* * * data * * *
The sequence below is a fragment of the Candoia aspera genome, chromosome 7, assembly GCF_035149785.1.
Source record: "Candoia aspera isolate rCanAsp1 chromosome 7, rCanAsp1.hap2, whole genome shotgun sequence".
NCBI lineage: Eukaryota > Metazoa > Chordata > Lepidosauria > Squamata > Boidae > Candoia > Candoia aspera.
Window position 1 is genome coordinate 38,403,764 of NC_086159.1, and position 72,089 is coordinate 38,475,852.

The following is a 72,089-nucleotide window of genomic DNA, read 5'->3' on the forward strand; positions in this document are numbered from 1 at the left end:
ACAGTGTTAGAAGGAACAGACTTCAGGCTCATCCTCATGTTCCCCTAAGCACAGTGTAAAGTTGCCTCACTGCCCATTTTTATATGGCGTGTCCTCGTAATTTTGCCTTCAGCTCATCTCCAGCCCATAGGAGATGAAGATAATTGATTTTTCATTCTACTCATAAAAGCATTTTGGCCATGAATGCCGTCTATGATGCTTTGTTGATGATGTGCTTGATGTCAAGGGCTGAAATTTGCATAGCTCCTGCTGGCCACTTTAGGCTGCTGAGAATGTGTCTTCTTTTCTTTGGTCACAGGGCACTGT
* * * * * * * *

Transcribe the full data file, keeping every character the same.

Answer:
The sequence below is a fragment of the Candoia aspera genome, chromosome 7, assembly GCF_035149785.1.
Source record: "Candoia aspera isolate rCanAsp1 chromosome 7, rCanAsp1.hap2, whole genome shotgun sequence".
NCBI lineage: Eukaryota > Metazoa > Chordata > Lepidosauria > Squamata > Boidae > Candoia > Candoia aspera.
Window position 1 is genome coordinate 38,403,764 of NC_086159.1, and position 72,089 is coordinate 38,475,852.

The following is a 72,089-nucleotide window of genomic DNA, read 5'->3' on the forward strand; positions in this document are numbered from 1 at the left end:
ACAGTGTTAGAAGGAACAGACTTCAGGCTCATCCTCATGTTCCCCTAAGCACAGTGTAAAGTTGCCTCACTGCCCATTTTTATATGGCGTGTCCTCGTAATTTTGCCTTCAGCTCATCTCCAGCCCATAGGAGATGAAGATAATTGATTTTTCATTCTACTCATAAAAGCATTTTGGCCATGAATGCCGTCTATGATGCTTTGTTGATGATGTGCTTGATGTCAAGGGCTGAAATTTGCATAGCTCCTGCTGGCCACTTTAGGCTGCTGAGAATGTGTCTTCTTTTCTTTGGTCACAGGGCACTGT